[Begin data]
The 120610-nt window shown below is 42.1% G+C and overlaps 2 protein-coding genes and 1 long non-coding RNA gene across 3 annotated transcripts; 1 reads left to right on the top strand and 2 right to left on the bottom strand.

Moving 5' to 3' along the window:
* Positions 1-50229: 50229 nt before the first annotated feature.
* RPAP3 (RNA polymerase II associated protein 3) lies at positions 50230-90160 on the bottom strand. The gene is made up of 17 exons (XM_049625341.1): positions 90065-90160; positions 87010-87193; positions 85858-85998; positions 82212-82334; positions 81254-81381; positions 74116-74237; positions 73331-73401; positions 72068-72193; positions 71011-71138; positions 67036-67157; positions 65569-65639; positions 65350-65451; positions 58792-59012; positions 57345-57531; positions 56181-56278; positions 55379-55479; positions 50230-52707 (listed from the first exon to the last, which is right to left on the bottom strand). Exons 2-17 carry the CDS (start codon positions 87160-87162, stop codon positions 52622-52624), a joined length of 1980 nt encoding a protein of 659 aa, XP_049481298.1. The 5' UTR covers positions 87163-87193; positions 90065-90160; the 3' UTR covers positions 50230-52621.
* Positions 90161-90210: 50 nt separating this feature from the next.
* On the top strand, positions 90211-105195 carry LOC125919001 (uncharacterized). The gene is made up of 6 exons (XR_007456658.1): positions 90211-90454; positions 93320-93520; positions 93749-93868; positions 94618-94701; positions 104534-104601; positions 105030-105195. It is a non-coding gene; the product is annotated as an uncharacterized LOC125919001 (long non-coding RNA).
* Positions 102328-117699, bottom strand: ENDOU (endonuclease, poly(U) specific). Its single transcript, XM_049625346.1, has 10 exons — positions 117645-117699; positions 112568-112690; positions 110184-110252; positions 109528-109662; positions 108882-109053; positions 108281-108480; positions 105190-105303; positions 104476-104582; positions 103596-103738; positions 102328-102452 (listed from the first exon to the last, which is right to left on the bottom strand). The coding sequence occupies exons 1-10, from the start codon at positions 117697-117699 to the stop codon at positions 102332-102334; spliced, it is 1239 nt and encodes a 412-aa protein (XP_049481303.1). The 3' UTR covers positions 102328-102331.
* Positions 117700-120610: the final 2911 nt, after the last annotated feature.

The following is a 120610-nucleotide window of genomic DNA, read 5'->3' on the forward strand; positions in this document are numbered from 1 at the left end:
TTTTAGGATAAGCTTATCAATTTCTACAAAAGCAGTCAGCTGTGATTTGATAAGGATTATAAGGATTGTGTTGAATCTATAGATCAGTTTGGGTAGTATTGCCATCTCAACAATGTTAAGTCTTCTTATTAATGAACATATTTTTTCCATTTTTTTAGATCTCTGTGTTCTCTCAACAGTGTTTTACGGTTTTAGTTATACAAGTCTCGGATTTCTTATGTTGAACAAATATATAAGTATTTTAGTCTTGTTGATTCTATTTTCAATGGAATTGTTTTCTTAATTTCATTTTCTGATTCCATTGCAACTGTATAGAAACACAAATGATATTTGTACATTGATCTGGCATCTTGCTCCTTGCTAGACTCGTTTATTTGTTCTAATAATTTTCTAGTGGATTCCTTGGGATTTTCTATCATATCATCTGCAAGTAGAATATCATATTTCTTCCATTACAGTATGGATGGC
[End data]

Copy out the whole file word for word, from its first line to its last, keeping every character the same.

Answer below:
The 120610-nt window shown below is 42.1% G+C and overlaps 2 protein-coding genes and 1 long non-coding RNA gene across 3 annotated transcripts; 1 reads left to right on the top strand and 2 right to left on the bottom strand.

Moving 5' to 3' along the window:
* Positions 1-50229: 50229 nt before the first annotated feature.
* RPAP3 (RNA polymerase II associated protein 3) lies at positions 50230-90160 on the bottom strand. The gene is made up of 17 exons (XM_049625341.1): positions 90065-90160; positions 87010-87193; positions 85858-85998; positions 82212-82334; positions 81254-81381; positions 74116-74237; positions 73331-73401; positions 72068-72193; positions 71011-71138; positions 67036-67157; positions 65569-65639; positions 65350-65451; positions 58792-59012; positions 57345-57531; positions 56181-56278; positions 55379-55479; positions 50230-52707 (listed from the first exon to the last, which is right to left on the bottom strand). Exons 2-17 carry the CDS (start codon positions 87160-87162, stop codon positions 52622-52624), a joined length of 1980 nt encoding a protein of 659 aa, XP_049481298.1. The 5' UTR covers positions 87163-87193; positions 90065-90160; the 3' UTR covers positions 50230-52621.
* Positions 90161-90210: 50 nt separating this feature from the next.
* On the top strand, positions 90211-105195 carry LOC125919001 (uncharacterized). The gene is made up of 6 exons (XR_007456658.1): positions 90211-90454; positions 93320-93520; positions 93749-93868; positions 94618-94701; positions 104534-104601; positions 105030-105195. It is a non-coding gene; the product is annotated as an uncharacterized LOC125919001 (long non-coding RNA).
* Positions 102328-117699, bottom strand: ENDOU (endonuclease, poly(U) specific). Its single transcript, XM_049625346.1, has 10 exons — positions 117645-117699; positions 112568-112690; positions 110184-110252; positions 109528-109662; positions 108882-109053; positions 108281-108480; positions 105190-105303; positions 104476-104582; positions 103596-103738; positions 102328-102452 (listed from the first exon to the last, which is right to left on the bottom strand). The coding sequence occupies exons 1-10, from the start codon at positions 117697-117699 to the stop codon at positions 102332-102334; spliced, it is 1239 nt and encodes a 412-aa protein (XP_049481303.1). The 3' UTR covers positions 102328-102331.
* Positions 117700-120610: the final 2911 nt, after the last annotated feature.

The following is a 120610-nucleotide window of genomic DNA, read 5'->3' on the forward strand; positions in this document are numbered from 1 at the left end:
TTTTAGGATAAGCTTATCAATTTCTACAAAAGCAGTCAGCTGTGATTTGATAAGGATTATAAGGATTGTGTTGAATCTATAGATCAGTTTGGGTAGTATTGCCATCTCAACAATGTTAAGTCTTCTTATTAATGAACATATTTTTTCCATTTTTTTAGATCTCTGTGTTCTCTCAACAGTGTTTTACGGTTTTAGTTATACAAGTCTCGGATTTCTTATGTTGAACAAATATATAAGTATTTTAGTCTTGTTGATTCTATTTTCAATGGAATTGTTTTCTTAATTTCATTTTCTGATTCCATTGCAACTGTATAGAAACACAAATGATATTTGTACATTGATCTGGCATCTTGCTCCTTGCTAGACTCGTTTATTTGTTCTAATAATTTTCTAGTGGATTCCTTGGGATTTTCTATCATATCATCTGCAAGTAGAATATCATATTTCTTCCATTACAGTATGGATGGC